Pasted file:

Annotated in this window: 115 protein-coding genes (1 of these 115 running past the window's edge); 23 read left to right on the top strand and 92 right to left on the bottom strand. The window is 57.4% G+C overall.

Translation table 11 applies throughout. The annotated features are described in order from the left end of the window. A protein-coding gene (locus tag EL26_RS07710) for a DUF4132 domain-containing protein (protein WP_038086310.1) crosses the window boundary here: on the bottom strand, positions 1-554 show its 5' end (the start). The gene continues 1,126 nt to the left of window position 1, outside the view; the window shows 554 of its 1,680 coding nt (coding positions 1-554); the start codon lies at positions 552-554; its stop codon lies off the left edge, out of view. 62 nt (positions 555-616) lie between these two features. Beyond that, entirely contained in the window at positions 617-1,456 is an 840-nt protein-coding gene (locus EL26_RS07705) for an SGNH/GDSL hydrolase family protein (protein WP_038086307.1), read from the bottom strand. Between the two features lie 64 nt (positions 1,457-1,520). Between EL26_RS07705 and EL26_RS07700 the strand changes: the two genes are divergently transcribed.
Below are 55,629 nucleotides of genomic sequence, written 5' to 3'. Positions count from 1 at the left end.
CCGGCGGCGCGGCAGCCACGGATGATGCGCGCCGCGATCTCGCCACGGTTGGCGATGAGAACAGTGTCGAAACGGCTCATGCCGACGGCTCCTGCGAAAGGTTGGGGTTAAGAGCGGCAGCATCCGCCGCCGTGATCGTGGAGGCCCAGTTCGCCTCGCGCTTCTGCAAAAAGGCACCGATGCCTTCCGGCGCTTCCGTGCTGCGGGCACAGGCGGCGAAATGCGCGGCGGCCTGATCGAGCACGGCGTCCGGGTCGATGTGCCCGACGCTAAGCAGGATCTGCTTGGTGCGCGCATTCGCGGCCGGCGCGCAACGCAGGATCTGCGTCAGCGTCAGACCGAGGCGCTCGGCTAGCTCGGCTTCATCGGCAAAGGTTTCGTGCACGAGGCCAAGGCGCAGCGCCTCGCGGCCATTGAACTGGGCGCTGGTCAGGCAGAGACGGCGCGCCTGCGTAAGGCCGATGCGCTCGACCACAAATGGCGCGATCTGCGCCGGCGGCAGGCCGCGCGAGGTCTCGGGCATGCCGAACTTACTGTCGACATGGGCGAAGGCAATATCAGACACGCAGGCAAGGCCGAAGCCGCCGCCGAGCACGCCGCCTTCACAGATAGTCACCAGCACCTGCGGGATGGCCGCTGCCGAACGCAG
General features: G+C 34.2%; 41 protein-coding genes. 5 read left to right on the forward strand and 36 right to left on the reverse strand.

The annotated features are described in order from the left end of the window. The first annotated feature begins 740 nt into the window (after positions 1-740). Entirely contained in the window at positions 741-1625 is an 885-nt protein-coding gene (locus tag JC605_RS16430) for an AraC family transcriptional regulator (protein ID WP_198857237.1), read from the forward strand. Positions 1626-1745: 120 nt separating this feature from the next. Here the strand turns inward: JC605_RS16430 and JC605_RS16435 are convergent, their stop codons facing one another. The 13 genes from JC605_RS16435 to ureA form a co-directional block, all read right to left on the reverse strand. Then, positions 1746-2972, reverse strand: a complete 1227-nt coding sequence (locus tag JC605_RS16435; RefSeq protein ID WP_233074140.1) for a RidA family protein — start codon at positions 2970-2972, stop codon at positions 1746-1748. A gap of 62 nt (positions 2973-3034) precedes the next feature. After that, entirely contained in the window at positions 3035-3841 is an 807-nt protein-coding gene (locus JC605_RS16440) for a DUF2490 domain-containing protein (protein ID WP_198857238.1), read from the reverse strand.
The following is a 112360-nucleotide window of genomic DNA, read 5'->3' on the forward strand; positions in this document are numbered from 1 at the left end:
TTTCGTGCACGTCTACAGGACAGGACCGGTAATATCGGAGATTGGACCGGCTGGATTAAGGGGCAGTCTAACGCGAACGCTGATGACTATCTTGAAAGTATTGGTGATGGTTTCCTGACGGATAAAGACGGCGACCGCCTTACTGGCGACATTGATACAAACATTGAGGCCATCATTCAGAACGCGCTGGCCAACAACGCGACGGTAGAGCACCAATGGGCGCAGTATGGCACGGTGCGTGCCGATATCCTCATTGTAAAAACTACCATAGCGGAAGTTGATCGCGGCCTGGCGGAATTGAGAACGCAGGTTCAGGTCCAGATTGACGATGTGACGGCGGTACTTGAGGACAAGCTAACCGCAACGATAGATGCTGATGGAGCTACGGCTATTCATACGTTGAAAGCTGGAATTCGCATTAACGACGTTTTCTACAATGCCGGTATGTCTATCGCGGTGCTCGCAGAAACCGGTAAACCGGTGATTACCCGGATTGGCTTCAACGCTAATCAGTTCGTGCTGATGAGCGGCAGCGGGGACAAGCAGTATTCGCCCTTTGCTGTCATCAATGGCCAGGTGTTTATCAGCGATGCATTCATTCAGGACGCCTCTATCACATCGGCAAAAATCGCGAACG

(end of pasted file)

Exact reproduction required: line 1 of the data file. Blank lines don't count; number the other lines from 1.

Annotated in this window: 115 protein-coding genes (1 of these 115 running past the window's edge); 23 read left to right on the top strand and 92 right to left on the bottom strand. The window is 57.4% G+C overall.